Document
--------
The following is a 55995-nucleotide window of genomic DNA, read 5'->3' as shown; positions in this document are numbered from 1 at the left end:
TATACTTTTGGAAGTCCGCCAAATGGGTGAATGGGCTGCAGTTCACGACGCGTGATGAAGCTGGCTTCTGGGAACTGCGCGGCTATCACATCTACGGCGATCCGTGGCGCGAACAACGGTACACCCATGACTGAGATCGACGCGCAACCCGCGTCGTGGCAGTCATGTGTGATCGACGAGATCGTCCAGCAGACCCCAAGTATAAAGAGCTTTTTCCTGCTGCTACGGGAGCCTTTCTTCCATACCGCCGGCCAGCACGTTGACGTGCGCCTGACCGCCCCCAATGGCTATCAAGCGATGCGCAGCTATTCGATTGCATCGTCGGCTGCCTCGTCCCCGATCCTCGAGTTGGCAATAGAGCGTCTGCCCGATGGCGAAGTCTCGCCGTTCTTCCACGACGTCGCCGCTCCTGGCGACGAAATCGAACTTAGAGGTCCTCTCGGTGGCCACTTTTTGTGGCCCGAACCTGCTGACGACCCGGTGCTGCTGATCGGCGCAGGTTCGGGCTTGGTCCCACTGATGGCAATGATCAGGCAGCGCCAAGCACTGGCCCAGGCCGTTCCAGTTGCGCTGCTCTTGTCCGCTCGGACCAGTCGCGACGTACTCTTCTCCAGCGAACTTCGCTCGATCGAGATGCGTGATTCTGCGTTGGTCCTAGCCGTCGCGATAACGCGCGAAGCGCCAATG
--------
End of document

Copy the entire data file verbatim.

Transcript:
The following is a 55995-nucleotide window of genomic DNA, read 5'->3' as shown; positions in this document are numbered from 1 at the left end:
TATACTTTTGGAAGTCCGCCAAATGGGTGAATGGGCTGCAGTTCACGACGCGTGATGAAGCTGGCTTCTGGGAACTGCGCGGCTATCACATCTACGGCGATCCGTGGCGCGAACAACGGTACACCCATGACTGAGATCGACGCGCAACCCGCGTCGTGGCAGTCATGTGTGATCGACGAGATCGTCCAGCAGACCCCAAGTATAAAGAGCTTTTTCCTGCTGCTACGGGAGCCTTTCTTCCATACCGCCGGCCAGCACGTTGACGTGCGCCTGACCGCCCCCAATGGCTATCAAGCGATGCGCAGCTATTCGATTGCATCGTCGGCTGCCTCGTCCCCGATCCTCGAGTTGGCAATAGAGCGTCTGCCCGATGGCGAAGTCTCGCCGTTCTTCCACGACGTCGCCGCTCCTGGCGACGAAATCGAACTTAGAGGTCCTCTCGGTGGCCACTTTTTGTGGCCCGAACCTGCTGACGACCCGGTGCTGCTGATCGGCGCAGGTTCGGGCTTGGTCCCACTGATGGCAATGATCAGGCAGCGCCAAGCACTGGCCCAGGCCGTTCCAGTTGCGCTGCTCTTGTCCGCTCGGACCAGTCGCGACGTACTCTTCTCCAGCGAACTTCGCTCGATCGAGATGCGTGATTCTGCGTTGGTCCTAGCCGTCGCGATAACGCGCGAAGCGCCAATG